Boeing’s Starliner Capsule Returns Safely to Earth – Monroe Aerospace News
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Boeing’s Starliner Capsule Returns Safely to Earth

Boeing’s Starliner Capsule Returns Safely to Earth

Boeing’s highly anticipated CST-100 Starliner, or what’s more commonly known simply as Starliner, has safely returned to Earth. On Dec. 22, the American aerospace manufacturing company’s capsule made a graceful landing in a sandy New Mexico desert.

Of course, the Starliner’s test flight wasn’t flawless. The capsule actually entered the wrong orbit due to a timing malfunction. Shortly after launching the Starliner, National Aeronautics and Space Administration (NASA) discovered that it was in the wrong orbit.

When speaking about the recent Starliner test flight, American politician and the Administrator of NASA Jim Bridenstine explained that the capsule was burning more fuel than intended. Once the Starliner has entered the wrong orbit, its dead bands were reduced, thereby forcing the capsule to burn an excessive amount of fuel. This prompted NASA to bring the Starliner back to Earth.

Because #Starliner believed it was in an orbital insertion burn (or that the burn was complete), the dead bands were reduced and the spacecraft burned more fuel than anticipated to maintain precise control. This precluded @Space_Station rendezvous,” wrote NASA’s Jim Bridenstine in a tweet.

NASA launched the Starliner using a United Launch Atlas V rocket. While the launch was technically successfully, the capsule didn’t enter the correct orbit. The Starliner was intended to dock with the International Space Station (ISS) on Dec. 21 before returning to Earth on Dec. 28. Unfortunately, though, this didn’t happen. Due to a timing error with the Starliner’s computer system, it wasn’t able to enter the correct orbit needed to dock with the ISS. As a result, NASA pulled the plug on the Starliner’s test flight by sending it back to Earth on Dec. 22.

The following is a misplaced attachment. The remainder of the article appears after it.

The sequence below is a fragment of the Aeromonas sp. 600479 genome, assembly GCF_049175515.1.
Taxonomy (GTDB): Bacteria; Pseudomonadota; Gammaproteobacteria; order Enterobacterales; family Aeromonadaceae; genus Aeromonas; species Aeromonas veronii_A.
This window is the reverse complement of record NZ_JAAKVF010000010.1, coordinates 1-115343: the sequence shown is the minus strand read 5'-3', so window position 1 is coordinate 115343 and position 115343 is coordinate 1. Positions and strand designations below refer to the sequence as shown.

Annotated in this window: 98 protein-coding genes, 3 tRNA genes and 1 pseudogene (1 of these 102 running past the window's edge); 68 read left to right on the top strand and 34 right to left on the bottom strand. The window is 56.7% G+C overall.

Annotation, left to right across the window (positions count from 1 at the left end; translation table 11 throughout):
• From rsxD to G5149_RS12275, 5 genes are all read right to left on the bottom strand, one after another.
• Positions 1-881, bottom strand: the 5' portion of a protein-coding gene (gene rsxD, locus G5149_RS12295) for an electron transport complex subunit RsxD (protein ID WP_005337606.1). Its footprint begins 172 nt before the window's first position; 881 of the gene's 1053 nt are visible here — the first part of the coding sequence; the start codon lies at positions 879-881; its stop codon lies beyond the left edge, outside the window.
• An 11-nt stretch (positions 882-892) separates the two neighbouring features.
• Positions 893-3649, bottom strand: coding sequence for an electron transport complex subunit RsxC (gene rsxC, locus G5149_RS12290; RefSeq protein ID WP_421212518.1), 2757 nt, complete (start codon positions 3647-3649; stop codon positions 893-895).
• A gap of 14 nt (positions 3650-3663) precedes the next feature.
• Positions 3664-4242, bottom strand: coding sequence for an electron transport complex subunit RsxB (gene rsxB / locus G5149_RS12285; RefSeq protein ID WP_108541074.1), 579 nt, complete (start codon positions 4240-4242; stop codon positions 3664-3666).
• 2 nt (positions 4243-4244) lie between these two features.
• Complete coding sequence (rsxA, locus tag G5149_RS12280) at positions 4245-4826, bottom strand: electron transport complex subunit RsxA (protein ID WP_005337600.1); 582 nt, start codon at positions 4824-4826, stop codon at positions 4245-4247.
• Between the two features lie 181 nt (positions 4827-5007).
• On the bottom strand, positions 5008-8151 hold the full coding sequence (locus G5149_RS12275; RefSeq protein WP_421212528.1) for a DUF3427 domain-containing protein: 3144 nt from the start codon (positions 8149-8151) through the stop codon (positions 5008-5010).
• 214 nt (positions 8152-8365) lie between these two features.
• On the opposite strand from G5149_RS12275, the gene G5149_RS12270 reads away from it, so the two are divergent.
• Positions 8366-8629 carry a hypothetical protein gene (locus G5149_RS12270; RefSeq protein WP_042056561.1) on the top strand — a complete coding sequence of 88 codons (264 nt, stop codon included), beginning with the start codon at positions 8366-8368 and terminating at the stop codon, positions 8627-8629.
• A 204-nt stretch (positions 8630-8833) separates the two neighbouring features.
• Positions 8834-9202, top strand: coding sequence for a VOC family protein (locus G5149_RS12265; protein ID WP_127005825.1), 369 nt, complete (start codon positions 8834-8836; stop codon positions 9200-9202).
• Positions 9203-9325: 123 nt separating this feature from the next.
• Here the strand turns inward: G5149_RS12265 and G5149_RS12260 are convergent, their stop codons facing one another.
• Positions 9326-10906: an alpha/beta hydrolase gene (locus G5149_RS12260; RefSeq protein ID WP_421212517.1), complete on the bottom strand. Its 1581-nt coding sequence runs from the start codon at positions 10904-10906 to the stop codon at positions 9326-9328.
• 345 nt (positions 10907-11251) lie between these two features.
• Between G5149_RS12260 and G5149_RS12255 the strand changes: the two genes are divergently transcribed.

NASA has conducted other test flights of the Starliner in the past. This recent test flight, however, was particularly important because it involves docking with the ISS. If NASA can successfully dock the Starliner with the ISS, it can use Boeing’s capsule to deliver supplies, as well as astronauts, to the ISS in future missions.

What is the Starliner exactly? It’s a crew capsule designed and manufactured by Boeing. The project is part of NASA’s Commercial Crew Development (CCDev) program, which involves transporting crew and equipment to the ISS.

While NASA wasn’t able to dock the Starliner with the ISS during its recent test flight, it’s still pushing forward with the project. NASA officials say they could perfect another test flight of the Starliner as early as next year, which could pave the way for new ISS transportation options.

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